All the handwringing about the Bears record is being overblown. Sure, their opponents have only one win compared to eight losses among them. For the record, the Colts opponents have the exact same record but no one says “boo”. Chicago has also had to come back or hold off a rally in each contest. Detroit was supposed to be a playoff team this season and everyone thought Atlanta would use last week as a “get right” game. Are their victories over the Jets and Vikings impressive? What about the loss to the Jaguars in the opener?
Bears Can Ace Stiffest Test
Sunday will feature all sorts of reunions. From Reich and Foles to Trey Burton’s return to Soldier Field, though the latter won’t be playing. More than that, it presents an opportunity for both teams to further solidify themselves in the NFL hierarchy. Consider all the predictions on how these teams (and the opponents they’ve faced) would perform. Indy might be doing what most expected despite the injuries, but Chicago quite possibly completed their formula for success.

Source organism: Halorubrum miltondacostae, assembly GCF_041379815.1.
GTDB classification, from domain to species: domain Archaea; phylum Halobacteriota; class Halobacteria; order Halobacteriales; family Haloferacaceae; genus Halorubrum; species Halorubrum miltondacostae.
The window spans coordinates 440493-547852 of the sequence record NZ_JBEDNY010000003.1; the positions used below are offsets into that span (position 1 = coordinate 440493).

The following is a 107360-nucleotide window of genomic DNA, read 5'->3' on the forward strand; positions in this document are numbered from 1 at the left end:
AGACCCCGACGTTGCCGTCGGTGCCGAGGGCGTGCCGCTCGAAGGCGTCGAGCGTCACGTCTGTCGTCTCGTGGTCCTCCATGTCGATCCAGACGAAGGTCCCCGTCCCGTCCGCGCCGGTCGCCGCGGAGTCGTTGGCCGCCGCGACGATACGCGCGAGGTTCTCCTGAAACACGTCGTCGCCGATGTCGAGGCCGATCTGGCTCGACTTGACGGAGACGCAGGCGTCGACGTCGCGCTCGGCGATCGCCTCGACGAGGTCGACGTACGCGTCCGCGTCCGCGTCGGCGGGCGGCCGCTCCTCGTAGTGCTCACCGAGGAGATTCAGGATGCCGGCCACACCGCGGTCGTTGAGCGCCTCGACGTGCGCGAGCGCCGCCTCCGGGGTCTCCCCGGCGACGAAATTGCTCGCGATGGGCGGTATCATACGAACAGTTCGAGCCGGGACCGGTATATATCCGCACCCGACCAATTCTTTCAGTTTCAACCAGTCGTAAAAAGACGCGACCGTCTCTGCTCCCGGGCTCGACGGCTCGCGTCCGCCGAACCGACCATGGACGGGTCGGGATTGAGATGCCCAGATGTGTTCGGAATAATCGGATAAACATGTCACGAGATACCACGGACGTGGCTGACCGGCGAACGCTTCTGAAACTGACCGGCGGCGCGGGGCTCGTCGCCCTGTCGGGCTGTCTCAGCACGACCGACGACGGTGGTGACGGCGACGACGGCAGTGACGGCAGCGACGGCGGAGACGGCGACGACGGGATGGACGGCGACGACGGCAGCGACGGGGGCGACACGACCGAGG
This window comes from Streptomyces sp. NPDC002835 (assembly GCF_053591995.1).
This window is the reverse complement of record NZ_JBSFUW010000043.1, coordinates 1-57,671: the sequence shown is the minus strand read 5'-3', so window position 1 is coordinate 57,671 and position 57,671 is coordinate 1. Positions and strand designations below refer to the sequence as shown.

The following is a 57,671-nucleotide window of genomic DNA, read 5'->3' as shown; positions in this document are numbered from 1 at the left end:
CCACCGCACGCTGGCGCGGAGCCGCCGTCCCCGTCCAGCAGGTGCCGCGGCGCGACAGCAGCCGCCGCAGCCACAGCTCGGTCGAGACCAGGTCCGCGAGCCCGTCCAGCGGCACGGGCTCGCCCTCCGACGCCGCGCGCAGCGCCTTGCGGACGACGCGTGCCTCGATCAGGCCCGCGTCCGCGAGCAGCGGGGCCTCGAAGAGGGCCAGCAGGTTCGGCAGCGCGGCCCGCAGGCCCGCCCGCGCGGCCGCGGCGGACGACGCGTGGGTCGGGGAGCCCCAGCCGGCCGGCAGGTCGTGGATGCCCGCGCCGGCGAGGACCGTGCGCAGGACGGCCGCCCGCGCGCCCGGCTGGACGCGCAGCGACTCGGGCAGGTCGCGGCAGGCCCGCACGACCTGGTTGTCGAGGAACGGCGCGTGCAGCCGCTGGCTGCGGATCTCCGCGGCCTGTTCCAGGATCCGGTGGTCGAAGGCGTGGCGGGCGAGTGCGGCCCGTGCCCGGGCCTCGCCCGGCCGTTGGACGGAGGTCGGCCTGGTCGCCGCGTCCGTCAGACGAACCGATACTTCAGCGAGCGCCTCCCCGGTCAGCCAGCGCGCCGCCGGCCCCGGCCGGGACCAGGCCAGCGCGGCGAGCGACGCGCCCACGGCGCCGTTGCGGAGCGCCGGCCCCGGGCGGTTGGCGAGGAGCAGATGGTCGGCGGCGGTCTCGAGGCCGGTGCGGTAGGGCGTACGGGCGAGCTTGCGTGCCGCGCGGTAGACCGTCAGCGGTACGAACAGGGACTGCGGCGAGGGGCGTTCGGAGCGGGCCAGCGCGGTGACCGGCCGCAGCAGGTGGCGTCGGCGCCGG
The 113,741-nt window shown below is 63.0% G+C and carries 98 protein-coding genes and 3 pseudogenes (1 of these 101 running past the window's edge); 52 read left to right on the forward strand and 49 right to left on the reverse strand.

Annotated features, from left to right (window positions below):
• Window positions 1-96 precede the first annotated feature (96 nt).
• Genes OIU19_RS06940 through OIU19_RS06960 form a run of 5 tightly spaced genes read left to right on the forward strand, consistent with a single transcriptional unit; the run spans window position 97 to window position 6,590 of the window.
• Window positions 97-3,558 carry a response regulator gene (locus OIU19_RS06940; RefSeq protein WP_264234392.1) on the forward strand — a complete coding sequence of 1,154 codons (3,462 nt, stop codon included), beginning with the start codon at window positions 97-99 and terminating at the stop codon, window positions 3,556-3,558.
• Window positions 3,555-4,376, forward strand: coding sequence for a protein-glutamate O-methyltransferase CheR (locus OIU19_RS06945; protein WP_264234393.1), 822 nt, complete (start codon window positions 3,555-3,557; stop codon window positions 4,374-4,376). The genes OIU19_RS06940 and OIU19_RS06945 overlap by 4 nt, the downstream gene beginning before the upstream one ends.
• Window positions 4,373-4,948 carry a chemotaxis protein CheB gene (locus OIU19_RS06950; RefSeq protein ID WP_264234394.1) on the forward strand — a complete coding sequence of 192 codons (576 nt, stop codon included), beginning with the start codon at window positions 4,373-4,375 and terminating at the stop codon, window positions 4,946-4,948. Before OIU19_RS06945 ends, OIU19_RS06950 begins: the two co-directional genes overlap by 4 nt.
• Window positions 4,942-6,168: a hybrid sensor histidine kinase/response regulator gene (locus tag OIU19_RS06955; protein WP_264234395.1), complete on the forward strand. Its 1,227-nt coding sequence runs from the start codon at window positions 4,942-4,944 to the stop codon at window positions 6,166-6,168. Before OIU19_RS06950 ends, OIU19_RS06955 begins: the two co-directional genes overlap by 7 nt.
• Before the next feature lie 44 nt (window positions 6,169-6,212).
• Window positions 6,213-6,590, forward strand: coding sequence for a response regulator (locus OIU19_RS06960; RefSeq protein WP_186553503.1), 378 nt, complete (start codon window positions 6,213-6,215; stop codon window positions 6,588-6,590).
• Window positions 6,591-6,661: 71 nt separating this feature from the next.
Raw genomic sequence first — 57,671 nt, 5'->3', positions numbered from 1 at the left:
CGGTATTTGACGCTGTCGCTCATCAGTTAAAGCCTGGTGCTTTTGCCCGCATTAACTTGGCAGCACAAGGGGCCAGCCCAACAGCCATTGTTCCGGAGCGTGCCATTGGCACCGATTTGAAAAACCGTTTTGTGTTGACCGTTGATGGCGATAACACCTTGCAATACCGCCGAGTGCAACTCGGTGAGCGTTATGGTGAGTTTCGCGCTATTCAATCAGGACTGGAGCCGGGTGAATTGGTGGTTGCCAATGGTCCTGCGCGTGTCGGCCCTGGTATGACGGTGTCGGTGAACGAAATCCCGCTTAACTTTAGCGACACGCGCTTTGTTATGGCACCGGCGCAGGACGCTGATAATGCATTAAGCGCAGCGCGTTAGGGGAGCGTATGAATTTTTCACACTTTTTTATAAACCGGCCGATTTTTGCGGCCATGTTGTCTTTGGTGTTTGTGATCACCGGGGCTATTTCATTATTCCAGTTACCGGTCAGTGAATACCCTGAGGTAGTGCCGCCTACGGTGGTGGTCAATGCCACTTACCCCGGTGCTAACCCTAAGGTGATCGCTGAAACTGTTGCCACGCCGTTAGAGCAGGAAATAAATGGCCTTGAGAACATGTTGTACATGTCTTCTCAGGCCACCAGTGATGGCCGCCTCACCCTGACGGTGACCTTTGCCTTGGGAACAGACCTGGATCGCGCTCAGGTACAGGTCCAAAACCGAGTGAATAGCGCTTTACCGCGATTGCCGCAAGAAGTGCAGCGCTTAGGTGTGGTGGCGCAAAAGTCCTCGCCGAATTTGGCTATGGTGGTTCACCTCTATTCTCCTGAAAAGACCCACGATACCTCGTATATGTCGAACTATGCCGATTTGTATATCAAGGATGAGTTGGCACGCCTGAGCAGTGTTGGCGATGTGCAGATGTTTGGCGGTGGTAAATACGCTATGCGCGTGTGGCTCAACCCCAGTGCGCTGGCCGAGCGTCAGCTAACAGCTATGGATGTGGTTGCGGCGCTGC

This is a game the Bears can and probably should win. Doing so in a convincing fashion would validate Matt Nagy’s decision to bench Mitchell Trubisky for Foles, a decision that likely saved his and Pace’s jobs long-term. But more importantly, it would be a statement game before they take on the Tampa Bay Buccaneers on Thursday. Again, this is a game the Bears can and should win.